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When denim minds merge, it often means a beautiful thing.
That’s what happened when the Phlaphongphanit and Sachathep families joined forces to develop Atlantic Mills Thailand Company. The families’ apparel knowledge goes back as far as the 30s.
Those decades of learning how to deliver on consumer demand have made Atlantic Mills successful, but it’s also a tight family bond that’s brought the business to where it is today.
Carved in Blue revisted Atlantic Mills director Amrin Sachathep to find out more about the family ties that bind the mill in blue.
Carved in Blue: Which family members are working at Atlantic?
Amrin: Atlantic Mills is run by two separate families who have joined together post our textile trading era, which dated back to 1935. The Phlaphongphanit family and the Sachathep family. We each contribute to 50 percent of the company.
Carved in Blue: What’s it like working with your family?
Amrin: While we have to contend with intricate politics, we find benefits working as a family. Decisions are taken a lot quicker in developing a new product or having to upgrade machinery for the fast-paced fashion industry we live in today.
Carved in Blue: What was your first impression of the denim business when you started?
Amrin: Denim was considered the most premium wardrobe clotheswear one needed to wear. Seven for All Mankind, Chip & Pepper, Mudd Jeans, Rock & Republic, Paper Denim & Cloth were must-haves. It was an exciting time and everyone wanted to start their own denim line. The brands were finally adapting to having some stretch in their product line. It was back in 2003 when I had joined the company, one year after it had started.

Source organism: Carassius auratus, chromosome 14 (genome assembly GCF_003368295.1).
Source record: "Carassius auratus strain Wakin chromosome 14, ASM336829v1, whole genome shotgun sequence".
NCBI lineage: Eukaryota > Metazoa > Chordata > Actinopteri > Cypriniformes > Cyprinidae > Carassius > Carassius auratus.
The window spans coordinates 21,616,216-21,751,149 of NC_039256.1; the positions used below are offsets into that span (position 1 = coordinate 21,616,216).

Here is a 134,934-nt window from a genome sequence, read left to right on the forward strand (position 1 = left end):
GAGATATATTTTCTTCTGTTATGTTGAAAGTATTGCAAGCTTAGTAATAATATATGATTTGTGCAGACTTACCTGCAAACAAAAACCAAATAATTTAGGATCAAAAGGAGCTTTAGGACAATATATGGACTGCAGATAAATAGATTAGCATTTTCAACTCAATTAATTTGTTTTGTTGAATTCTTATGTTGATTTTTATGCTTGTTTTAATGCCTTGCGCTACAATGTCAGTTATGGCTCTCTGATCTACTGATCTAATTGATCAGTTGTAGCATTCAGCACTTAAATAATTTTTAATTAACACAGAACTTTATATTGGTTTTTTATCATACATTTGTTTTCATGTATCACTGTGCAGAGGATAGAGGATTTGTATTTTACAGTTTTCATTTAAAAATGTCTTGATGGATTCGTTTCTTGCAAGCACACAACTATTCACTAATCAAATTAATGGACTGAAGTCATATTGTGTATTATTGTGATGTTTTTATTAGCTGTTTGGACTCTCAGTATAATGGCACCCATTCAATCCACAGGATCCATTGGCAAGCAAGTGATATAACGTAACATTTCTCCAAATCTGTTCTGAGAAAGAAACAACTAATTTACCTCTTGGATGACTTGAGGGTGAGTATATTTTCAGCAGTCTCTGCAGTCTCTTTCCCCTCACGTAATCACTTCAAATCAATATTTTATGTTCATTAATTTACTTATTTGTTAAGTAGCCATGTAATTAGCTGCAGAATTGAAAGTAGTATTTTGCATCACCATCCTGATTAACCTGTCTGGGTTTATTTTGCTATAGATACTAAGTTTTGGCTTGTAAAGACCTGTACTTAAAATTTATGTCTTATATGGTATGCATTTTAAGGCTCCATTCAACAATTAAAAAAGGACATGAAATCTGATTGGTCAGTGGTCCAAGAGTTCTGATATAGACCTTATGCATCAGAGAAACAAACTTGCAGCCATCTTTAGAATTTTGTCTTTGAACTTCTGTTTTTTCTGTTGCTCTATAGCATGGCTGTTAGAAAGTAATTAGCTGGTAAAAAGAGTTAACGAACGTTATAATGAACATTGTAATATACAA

Carved in Blue: Did you always want to go into the denim business?
Amrin: I personally studied biomedical engineering, which was as far from denim business as one could be. But engineering taught me to be all-rounded. And as my family had grown from the textile trade, it was inevitable that at one point in my life, I had to join the company. So as I was looking for a job post-graduation, I worked part-time at Atlantic Mills. And later it became a full-time job.
Carved in Blue: Do you want your children to follow in your footsteps?
Amrin: I am convinced I will have no say in what my children will want to become. But I would like for them to do what they love. Being passionate about the work you do makes a huge difference in being able to accomplish all of the goals you have in your life.
Carved in Blue: When did you realize you are a blueblood?
Amrin: Having learnt the tricks of biomedical engineering, I was able to transfuse blue into my body on the first day of my job. And as they say, once you’ve turned indigo, there’s no turning back!
Carved in Blue: What is the best advice you received from your family?
Amrin: Never neglect your family as they help you soar.
Carved in Blue: What do you think the future holds for the denim industry?
Amrin: Denim is going through its toughest times at the moment, as brick-and-mortar stores close, and consumers move to online sales. Brands will keep less inventory and depend on quicker manufacturing cycles to adapt to quicker fashion statements. The key is innovation and speed, which will be helped with the technology of robotics. The future looks exciting as soon consumers will be able to design their own jeans from a computer screen, produced on the other side of the world, and have it delivered to them by drones.
Carved in Blue: What does Carved in Blue mean to you?
Amrin: The right balance of sustainability, transparency and the richness of indigo and its roots.